The cold, wet harvest of 2009/10 brought with it, not only handling problems, but increased incidents of vomitoxin, a mycotoxin which is a naturally occurring chemical produced by mold. Vomitoxin will continue to be a thorn in the side of grain handlers into for months to come.
“It’s been an unusual year indeed,” says Paul Pfeiffer, territory manager with Neogen. “In some areas, elevators are lucky to get one out of 10 trucks with grain testing at an acceptable level.”
Aiming to protect human and animal health, test kits are the first line of defense to ensure mycotoxin levels meet regulatory compliance. While some may suggest that a firm cannot test every load — and may recommend testing fewer loads to form a composite of the risk level — in areas when mycotoxins are endemic, this strategy could be detrimental to a facility’s grain quality.
Once mycotoxin-contaminated grain enters the bin, it’s hard to get back out, so it’s in the best interest of small- to medium-sized elevators to increase testing since an incident may be harder for them to manage, explains Patricia Jackson, Vicam’s market development manager.
Better safe than sorry
Why wouldn’t handlers test every load?
“Honestly, some just don’t want to know,” says Stephen Nenonen, sales manager, Romer Labs. “Testing grain should be viewed as more of an insurance policy. Some elevators are required to test depending on who they sell to; others are not. The ones that aren’t required to do it should do it anyway to ensure and preserve their grain quality.”
The last thing any elevator wants is a recall, Nenonen says. Whether you’re exporting or marketing your grain domestically, it’s a “better safe than sorry” scenario.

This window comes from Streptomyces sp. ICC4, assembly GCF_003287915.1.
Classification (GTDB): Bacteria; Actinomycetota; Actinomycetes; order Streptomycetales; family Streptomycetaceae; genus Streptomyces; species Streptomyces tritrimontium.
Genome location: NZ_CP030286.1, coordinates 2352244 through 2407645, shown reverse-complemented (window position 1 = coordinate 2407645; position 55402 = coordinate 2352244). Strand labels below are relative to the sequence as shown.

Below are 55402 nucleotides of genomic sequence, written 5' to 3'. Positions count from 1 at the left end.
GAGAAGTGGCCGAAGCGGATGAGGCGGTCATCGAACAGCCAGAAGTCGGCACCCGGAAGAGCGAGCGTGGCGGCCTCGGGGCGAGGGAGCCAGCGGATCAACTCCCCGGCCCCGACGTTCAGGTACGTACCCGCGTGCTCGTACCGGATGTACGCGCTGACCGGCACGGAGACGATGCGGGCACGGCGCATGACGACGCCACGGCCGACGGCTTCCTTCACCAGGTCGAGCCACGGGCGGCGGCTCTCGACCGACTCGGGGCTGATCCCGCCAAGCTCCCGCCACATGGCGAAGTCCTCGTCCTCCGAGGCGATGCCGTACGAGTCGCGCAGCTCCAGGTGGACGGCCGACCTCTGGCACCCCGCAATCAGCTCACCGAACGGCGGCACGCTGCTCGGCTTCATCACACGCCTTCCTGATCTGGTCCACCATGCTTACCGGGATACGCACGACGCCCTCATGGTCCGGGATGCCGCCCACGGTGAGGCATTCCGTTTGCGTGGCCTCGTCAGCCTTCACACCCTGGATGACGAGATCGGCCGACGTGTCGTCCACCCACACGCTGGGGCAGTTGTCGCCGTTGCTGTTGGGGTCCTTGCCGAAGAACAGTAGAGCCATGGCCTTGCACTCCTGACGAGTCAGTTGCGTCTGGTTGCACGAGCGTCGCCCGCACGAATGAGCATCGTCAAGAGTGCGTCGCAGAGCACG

Wes Shadow, business development manager with Perten Instruments, agrees: “Food Safety will continue to be a huge issue. It’s in the best interest of [elevators] to be able to verify the quality of their grain.”
The USDA, FDA and other international regulatory standards impose specific guidelines for acceptable levels for various mycotoxins. For example, the USDA Grain Inspection Packers and Stockyard Administration’s (GIPSA) acceptable limit for aflatoxin is 20 parts/billion. (For additional sampling information, visit www.gipsa.usda.gov/GIPSA.)
While different environmental conditions breed different mycotoxins, there are occasions where multiple types of toxins may be present. Mycotoxin test kit suppliers have focused their attention on creating products that test for multiple toxins to meet this demand.
“Sometimes it’s less economical for the user to do multiple tests so these one-stop test kits provide the quick and easy solution,” Pfeiffer explains.
In addition to detection and level tracking, rapid process speeds are essentials to efficiency at the scale.
Testing speed offers segregation benefits
Quick test times are the key to keeping trucks flowing smoothly past the scale and the probe during peak times. In an attempt to avoid bottlenecks, some facilities may be hesitant to increase the frequency of evaluation; however, with advancements in testing technology, most kits require only five to 10 minutes to process.
“Our tests are quick enough that results are submitted before [trucks] get off the scale, which allows the operator to direct them to the appropriate pit,” Nenonen says.
Since mycotoxins are not homogenous in their distribution, the best strategy is to test every load at intake. The benefit — regardless of whether or not you have been alerted to a rise of a mycotoxin in your region — is that it will allow you to better manage your quality through segregation. “The accurate [segregation] testing allows protections from loss — both from losing on the grade of the grain and from losing customers,” explains Jackson.